Changing Behavior Via Whole Being Therapy: CCBH Uses DBT to Create Sustainable Change
Oct 02, 2017 03:21PM
● By Nicole Miale
As the evidence mounts to support the undeniable relationship of the mind-body, mental health professionals are discovering using new methods to support the whole person they treat. No longer limited to traditional “talk therapy,” some professionals are seizing this newer connected care model as a raison d’être. Michelle Feeney, owner and clinical director of The Center for Cognitive and Behavioral Health (CCBH) in Westport, started her center with this concept in mind. Now entering its fifth year in practice with an expanding staff of 10 therapists-including one psychiatrist and a naturopath who is also a nutritionist-CCBH is a model for a new paradigm in mind-body care.
“Basically, I’m a weirdo from California who came here with a strong appreciation for naturopathic, holistic and spiritual concepts,” Feeney explains. “I wanted to create a center grounded in evidence-based medicine that didn’t exclude other possibilities. Within this very clinical, evidence-based practice, we’re able to explore some very spiritual things, which I love.”
The center’s core philosophy and primary therapeutic approach is Dialectical Behavioral Therapy (DBT), a novel approach pioneered in the 1980’s but rooted in ancient mindfulness teachings. The primary goal of DBT is to help people with serious issues create self-change in their lives, increasing quality of life and positively impacting relationships.
“A limitation of traditional psychotherapy is that it’s not enough for someone to feel understood/validated,” Feeney says. “They need to actually create change. And we can only move towards change when we have come to accept the present. Acceptance is a key.”
Designed to help children, adolescents, adults, and families more effectively regulate their behaviors and emotions, DBT has demonstrated success in the following areas: impulsive behaviors; emotional ups and downs; depression; anxiety; anger; addictions; eating disorders; self-harm; suicidal thinking; relationship or family conflict; borderline personality features; and PTSD. Each member of the CCBH DBT treatment team is “Intensively Trained,” meaning they have undergone the highest level of training offered by Behavioral Tech, LLC: DBT-founder Marsha Linehan’s training and research institute.
The center treats individual patients emerging from institutional settings as well as whole families affected by emotional dysfunction of one kind or another. As Feeney explains, “DBT is like learning a whole new language and skill set so it is important to involve the family. This allows for a familial understanding of (and commitment to) concepts and goals.”
Within the practice each therapist has their own specialty, but the team works collaboratively-meeting twice per week-and the center treats patients of all ages, with all diagnoses. The focus at the center is more on the type of therapy rather than a type of patient. All initial referrals and intakes are handled by Feeney; she then makes a plan for the new person and places them in the capable hands of the therapist she thinks best for the situation.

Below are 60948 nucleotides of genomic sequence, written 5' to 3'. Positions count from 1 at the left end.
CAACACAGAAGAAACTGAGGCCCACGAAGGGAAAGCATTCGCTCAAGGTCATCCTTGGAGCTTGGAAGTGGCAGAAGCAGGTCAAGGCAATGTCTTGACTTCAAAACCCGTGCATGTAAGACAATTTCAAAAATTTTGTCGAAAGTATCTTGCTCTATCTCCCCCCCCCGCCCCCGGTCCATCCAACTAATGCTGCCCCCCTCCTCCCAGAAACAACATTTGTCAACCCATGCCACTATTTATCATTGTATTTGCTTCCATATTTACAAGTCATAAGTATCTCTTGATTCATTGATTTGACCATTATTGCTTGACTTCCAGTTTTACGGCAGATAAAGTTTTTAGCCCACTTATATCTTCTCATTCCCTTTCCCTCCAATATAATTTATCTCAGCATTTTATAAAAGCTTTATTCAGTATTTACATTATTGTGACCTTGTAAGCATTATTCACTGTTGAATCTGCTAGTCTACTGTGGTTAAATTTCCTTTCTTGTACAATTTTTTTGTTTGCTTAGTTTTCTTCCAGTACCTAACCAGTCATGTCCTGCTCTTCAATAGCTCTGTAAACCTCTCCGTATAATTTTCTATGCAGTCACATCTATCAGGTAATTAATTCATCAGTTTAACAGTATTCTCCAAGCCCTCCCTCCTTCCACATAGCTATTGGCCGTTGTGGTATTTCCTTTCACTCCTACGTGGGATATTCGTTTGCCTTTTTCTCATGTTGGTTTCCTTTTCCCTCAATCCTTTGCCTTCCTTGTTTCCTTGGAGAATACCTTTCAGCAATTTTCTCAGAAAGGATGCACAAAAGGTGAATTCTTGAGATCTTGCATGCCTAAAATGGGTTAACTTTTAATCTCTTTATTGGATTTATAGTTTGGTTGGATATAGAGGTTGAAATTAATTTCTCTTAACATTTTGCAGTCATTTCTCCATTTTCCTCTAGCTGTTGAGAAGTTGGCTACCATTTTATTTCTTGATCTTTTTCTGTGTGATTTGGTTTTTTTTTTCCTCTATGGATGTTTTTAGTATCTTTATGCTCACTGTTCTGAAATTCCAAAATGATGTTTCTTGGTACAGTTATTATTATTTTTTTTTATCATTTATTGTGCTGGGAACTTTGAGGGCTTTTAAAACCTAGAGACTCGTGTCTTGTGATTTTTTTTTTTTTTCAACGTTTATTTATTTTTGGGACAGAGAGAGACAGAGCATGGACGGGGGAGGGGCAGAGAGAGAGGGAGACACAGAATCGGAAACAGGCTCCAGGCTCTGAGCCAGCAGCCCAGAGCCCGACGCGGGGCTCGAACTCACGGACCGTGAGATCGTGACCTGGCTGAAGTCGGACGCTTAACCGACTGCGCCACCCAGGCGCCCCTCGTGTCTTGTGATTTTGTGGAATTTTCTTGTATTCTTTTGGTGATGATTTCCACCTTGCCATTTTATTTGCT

“Each therapist has the ability to do their work and build their practice as they want,” she says. She considers herself one of the team, but as practice director she is also guardian of the business. She practices her own connected care to maintain healthy balance for herself as she juggles multiple roles at the center with her personal responsibilities at home. Therapy with her own therapist, meditation, exercise (SoulCycle is a current favorite), and taking time away are some keys to her personal care plan, Feeney says. That mix of mind-body techniques is not unlike what might be recommended for a patient at CCBH, where physical aspects such as biological testing, nutrition, cranio-sacral therapy and exercises may be considered integral parts of an individual’s holistic care plan.
“It really depends on the patient what services we might use,” Feeney explains. For example, she says body-centric techniques such as yoga have proven to be very successful with those with eating disorders. Certain yoga pose sequences seem to allow the patients to connect with their physical bodies in a way they might have resisted doing before. Once the patient can truly “feel” their body, it helps to lessen or aid in elimination of the extreme body dysmorphia that can be so destructive.
Radical acceptance is the goal, Feeney says. Understanding the difference between pain (sometimes unavoidable) and suffering (often self-inflicted) is a critical component to the DBT approach. “Before we can do anything about what we want to change in our lives, we must first notice it,” she explains. “We can only move towards change when we have come to accept the present.”
The present for CCBH is one of growth; the practice celebrated its fourth anniversary by adding two new part-time therapists. Feeney has carefully selected the team and says watching the practice grow over the years has been a beautiful blessing. “From the moment this place was even a concept, it has just unfolded in front of me,” she says. “It has truly been amazing.”
For more information about The Center for Cognitive and Behavioral Health (CCBH), call 888-745-3372 or visit CCBHTherapy.com. See ad, page 57.
Nicole Miale is publisher of Natural Awakenings Fairfield County/Housatonic Valley and Greater Hartford County. Connect at [email protected].